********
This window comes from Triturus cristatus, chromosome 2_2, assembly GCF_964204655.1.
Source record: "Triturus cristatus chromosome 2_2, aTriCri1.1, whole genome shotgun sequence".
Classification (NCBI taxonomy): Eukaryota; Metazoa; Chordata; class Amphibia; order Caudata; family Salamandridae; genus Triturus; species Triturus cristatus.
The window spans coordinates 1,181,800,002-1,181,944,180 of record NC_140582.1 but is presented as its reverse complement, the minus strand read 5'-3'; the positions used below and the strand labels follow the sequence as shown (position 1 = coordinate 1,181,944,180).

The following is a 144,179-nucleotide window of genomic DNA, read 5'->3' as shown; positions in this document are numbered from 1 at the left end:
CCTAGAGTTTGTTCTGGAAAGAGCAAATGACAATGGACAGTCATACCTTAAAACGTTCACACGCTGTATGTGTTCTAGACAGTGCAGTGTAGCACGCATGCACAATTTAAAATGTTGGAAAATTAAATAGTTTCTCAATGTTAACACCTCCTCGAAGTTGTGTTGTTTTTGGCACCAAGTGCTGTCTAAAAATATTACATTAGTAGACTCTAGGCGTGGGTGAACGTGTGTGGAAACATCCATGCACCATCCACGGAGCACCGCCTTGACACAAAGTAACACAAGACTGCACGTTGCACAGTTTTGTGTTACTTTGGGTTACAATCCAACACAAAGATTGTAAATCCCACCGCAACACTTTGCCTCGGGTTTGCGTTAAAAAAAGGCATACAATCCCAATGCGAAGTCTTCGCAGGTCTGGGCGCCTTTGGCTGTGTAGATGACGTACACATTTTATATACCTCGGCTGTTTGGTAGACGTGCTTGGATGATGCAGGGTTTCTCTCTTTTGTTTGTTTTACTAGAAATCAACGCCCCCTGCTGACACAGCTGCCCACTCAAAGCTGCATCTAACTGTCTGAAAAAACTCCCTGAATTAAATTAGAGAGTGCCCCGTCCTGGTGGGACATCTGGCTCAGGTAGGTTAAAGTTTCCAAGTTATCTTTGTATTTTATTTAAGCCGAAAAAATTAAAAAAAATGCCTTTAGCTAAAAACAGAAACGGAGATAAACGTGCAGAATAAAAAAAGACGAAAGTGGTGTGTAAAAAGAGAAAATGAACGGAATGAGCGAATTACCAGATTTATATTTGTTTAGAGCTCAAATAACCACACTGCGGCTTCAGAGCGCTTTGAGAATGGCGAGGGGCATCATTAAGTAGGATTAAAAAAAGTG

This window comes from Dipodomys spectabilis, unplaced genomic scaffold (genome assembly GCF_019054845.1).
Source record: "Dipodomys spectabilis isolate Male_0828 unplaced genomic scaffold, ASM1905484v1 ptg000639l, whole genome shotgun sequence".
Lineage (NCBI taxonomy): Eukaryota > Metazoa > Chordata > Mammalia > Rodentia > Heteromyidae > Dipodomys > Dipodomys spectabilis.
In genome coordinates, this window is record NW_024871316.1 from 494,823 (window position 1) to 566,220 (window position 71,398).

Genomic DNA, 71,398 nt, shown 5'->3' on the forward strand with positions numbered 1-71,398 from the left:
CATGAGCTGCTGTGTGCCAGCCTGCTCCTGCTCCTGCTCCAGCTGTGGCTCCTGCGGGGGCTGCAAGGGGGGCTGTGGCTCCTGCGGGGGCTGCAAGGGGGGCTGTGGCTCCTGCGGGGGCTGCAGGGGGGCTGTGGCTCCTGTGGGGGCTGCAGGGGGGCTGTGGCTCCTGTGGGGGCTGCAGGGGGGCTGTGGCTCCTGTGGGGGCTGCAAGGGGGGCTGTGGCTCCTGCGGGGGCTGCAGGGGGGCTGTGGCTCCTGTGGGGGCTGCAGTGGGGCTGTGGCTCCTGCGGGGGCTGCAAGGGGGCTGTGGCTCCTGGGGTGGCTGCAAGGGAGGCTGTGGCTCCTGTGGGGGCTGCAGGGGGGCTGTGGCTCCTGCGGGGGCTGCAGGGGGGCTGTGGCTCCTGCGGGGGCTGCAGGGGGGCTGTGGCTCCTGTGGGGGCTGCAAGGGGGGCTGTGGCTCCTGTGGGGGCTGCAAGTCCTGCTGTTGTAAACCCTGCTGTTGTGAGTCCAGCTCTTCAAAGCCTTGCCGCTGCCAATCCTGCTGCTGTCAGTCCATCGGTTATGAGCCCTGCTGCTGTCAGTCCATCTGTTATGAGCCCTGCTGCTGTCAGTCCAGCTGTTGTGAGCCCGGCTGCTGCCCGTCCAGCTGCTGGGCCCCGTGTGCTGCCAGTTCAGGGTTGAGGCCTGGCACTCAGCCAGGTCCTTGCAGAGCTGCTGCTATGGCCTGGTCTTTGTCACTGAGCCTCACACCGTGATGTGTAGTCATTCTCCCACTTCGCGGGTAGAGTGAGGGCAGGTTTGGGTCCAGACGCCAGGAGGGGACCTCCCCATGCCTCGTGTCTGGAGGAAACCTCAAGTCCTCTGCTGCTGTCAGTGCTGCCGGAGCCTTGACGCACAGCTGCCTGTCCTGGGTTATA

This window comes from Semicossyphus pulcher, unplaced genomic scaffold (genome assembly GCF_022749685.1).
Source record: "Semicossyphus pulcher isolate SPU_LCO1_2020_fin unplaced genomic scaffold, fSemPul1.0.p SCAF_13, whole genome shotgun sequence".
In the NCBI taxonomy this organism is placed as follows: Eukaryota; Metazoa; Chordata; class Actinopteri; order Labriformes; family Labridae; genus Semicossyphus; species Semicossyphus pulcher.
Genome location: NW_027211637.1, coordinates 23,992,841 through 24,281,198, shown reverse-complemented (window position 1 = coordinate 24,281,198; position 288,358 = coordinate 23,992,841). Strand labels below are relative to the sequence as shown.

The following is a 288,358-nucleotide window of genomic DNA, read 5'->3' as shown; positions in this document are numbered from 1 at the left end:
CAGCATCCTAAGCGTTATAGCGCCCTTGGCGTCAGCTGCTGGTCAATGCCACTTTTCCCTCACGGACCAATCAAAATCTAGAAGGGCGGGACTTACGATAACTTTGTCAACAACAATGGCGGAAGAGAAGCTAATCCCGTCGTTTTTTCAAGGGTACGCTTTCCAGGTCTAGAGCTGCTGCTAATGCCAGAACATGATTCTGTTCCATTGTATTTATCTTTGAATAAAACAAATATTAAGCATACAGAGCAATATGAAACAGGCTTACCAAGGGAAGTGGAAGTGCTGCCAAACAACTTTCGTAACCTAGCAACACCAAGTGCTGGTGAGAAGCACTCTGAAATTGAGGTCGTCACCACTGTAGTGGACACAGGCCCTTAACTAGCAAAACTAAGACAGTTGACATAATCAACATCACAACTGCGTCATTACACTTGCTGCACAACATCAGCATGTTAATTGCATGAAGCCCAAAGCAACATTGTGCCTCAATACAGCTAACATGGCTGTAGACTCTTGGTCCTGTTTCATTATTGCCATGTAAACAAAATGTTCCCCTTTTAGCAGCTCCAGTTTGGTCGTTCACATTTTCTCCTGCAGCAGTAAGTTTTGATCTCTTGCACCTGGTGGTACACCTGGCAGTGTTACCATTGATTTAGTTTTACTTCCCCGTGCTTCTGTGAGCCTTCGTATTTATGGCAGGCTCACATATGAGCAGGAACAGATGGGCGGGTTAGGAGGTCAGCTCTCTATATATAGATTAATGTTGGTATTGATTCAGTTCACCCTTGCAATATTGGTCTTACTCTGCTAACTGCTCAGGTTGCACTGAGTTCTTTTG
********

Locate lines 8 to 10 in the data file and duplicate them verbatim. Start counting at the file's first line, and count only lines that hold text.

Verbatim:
Source record: "Dipodomys spectabilis isolate Male_0828 unplaced genomic scaffold, ASM1905484v1 ptg000639l, whole genome shotgun sequence".
Lineage (NCBI taxonomy): Eukaryota > Metazoa > Chordata > Mammalia > Rodentia > Heteromyidae > Dipodomys > Dipodomys spectabilis.
In genome coordinates, this window is record NW_024871316.1 from 494,823 (window position 1) to 566,220 (window position 71,398).